Wednesday, October 30, 2013

ACL Surgery and ACL Repair - 7 Facts You Should Know From an Orthopedic Surgeon

The ACL or the anterior cruciate ligament, a ligament in the knee, helps provide stability to the knee during activities that involve jarring, turning, twisting and jumping.

ACL injury is a very common sports injury treated by orthopedic physicians - especially in sports like soccer or basketball or tennis, where players make quick direction changes, sometimes forcefully twisting and turning the knee.

If you are suffering from a moderate to more severe ACL injury, chances are you may be considering ACL surgery or ACL reconstruction. ACL injuries can be quite painful, often accompanied by noticeable swelling and a restricted range of motion.

Unfortunately, when the ACL tears, it does not get better on its own. ACL injuries can be very serious, and as with many medical conditions, if you have an ACL injury, you should seek out the qualified advice and treatment of a medical professional like a board certified orthopedic physician.

If your ACL tear requires ACL surgery, repair and reconstruction, it is helpful to note that surgery for an ACL tear is outpatient. The arthroscopic procedure completed by an orthopedic surgeon typically last about sixty minutes.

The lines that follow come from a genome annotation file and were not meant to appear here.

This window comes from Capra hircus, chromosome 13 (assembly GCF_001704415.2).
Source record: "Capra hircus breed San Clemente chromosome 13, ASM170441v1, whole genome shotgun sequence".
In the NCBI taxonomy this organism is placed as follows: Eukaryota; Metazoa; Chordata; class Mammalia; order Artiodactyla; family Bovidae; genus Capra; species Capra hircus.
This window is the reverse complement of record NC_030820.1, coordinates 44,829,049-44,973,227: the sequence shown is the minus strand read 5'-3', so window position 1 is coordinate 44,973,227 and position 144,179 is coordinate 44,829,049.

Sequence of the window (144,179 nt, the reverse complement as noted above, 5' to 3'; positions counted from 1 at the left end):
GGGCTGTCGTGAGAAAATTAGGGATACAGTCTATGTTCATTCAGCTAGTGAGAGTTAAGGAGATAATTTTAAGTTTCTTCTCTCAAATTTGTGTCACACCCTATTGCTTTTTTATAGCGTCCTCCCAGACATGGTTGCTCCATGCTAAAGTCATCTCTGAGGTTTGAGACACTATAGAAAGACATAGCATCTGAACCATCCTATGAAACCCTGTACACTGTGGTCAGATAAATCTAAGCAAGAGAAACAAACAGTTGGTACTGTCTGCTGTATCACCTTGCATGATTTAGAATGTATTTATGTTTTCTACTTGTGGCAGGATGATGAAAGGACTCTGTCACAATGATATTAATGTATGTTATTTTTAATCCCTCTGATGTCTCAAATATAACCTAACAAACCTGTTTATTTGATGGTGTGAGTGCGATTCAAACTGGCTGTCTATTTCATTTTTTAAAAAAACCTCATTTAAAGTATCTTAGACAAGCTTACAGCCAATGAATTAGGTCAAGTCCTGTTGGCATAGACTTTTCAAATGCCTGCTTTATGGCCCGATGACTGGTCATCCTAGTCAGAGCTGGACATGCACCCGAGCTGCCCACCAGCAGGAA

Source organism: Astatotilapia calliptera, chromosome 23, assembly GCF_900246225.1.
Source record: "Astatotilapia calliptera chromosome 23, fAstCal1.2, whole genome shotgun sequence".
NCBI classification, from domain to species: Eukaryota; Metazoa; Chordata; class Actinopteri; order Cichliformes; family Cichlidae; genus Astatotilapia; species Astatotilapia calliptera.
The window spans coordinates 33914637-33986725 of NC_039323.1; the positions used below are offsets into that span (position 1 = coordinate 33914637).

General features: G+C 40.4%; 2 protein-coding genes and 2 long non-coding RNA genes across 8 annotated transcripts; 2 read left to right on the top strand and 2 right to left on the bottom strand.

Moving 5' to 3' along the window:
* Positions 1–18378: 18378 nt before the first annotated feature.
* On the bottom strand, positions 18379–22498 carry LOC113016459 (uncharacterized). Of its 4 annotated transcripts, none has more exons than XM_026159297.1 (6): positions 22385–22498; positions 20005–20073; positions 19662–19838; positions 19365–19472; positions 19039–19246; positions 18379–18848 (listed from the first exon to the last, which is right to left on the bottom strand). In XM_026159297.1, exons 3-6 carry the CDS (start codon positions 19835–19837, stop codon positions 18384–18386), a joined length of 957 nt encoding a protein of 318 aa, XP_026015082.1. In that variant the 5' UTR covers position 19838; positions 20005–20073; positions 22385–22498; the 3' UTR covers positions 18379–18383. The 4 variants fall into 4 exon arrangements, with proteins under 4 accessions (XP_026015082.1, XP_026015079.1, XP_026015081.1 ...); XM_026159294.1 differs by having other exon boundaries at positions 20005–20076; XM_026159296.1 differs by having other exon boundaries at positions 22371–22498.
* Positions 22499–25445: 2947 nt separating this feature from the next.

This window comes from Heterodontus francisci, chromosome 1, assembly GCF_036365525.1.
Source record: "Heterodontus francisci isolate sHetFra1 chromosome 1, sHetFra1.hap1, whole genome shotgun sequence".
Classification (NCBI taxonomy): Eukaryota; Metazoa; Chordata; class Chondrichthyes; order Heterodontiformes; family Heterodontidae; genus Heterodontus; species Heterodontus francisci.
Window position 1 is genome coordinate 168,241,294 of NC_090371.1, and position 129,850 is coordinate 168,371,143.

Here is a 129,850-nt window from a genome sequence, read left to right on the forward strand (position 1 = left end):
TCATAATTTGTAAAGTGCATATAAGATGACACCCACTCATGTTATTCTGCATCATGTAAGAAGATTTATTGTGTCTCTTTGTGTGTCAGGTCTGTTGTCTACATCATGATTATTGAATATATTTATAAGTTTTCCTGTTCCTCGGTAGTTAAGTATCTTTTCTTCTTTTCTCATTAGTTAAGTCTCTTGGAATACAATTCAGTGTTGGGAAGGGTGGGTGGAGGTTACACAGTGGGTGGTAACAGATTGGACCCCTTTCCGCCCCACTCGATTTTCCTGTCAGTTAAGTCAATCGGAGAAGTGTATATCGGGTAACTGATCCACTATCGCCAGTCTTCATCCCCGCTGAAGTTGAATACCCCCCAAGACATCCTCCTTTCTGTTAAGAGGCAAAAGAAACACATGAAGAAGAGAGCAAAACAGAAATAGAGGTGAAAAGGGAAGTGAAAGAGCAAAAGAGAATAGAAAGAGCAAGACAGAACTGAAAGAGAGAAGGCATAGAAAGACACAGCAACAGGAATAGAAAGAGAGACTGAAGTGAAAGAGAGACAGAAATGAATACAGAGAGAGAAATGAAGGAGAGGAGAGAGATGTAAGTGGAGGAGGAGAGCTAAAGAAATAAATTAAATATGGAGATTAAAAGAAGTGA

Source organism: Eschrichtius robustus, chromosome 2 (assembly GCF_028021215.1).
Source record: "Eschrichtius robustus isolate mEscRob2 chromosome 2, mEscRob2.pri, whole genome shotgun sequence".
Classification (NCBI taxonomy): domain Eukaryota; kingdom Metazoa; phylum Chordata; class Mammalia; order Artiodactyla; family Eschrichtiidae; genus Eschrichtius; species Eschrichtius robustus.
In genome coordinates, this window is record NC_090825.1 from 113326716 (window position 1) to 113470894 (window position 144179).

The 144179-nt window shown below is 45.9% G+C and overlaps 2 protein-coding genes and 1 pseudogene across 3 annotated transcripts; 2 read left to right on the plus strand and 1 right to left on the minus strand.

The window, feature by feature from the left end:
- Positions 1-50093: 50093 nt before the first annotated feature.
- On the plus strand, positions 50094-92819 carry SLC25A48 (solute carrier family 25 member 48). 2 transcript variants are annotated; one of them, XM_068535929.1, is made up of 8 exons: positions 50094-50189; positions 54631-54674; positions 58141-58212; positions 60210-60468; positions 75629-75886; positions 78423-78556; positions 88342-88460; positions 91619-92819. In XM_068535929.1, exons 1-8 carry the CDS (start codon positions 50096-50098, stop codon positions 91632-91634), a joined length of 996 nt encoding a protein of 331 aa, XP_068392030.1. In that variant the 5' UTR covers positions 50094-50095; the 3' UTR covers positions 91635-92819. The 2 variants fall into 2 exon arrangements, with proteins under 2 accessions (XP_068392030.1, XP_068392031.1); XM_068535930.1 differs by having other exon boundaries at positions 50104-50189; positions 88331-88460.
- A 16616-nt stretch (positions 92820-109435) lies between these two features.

When an ACL is torn, it must be reconstructed. The ligament cannot be sutured back together. Orthopedic surgeons use a graft to reconstruct the ACL. Orthopedic surgeons either use an Autograft or an Allograft. An Autograft comes from the patient's own body. An allograft comes from a donor/cadaver. Your orthopedic physician will help guide you as to the best type of graft to use to reconstruct your anterior cruciate ligament.

Here are 7 more facts about ACL surgery, repair and reconstruction:

  1. The ACL is the 6th most common procedure for orthopedic surgery.
  2. There are more than 100,000 ACL surgeries every year.
  3. ACL reconstruction helps to improve stability and function of the knee.
  4. ACL reconstruction reduces the risk of chondral and meniscal injuries.
  5. ACL reconstruction does not protect the knee from degenerative joint disease.
  6. Autografts are often recommended for patients under 40 years of age.
  7. Allografts are typically used with older patients and for ACL revision surgery.

If you think you have an ACL injury, you may want to consult a board certified orthopedic surgeon for a thorough exam and more information about your treatment options.

You may be required to have an MRI Scan which is often considered the gold standard for diagnosis of an ACL tear.

More emphasis needs to be placed on preventing ACL injuries, especially among athletes, to try to decrease the number of people that experience this painful injury. There are a number of ACL injury prevention programs already in practice that can be very beneficial in helping athletes avoid injury and damage to the anterior cruciate ligament.

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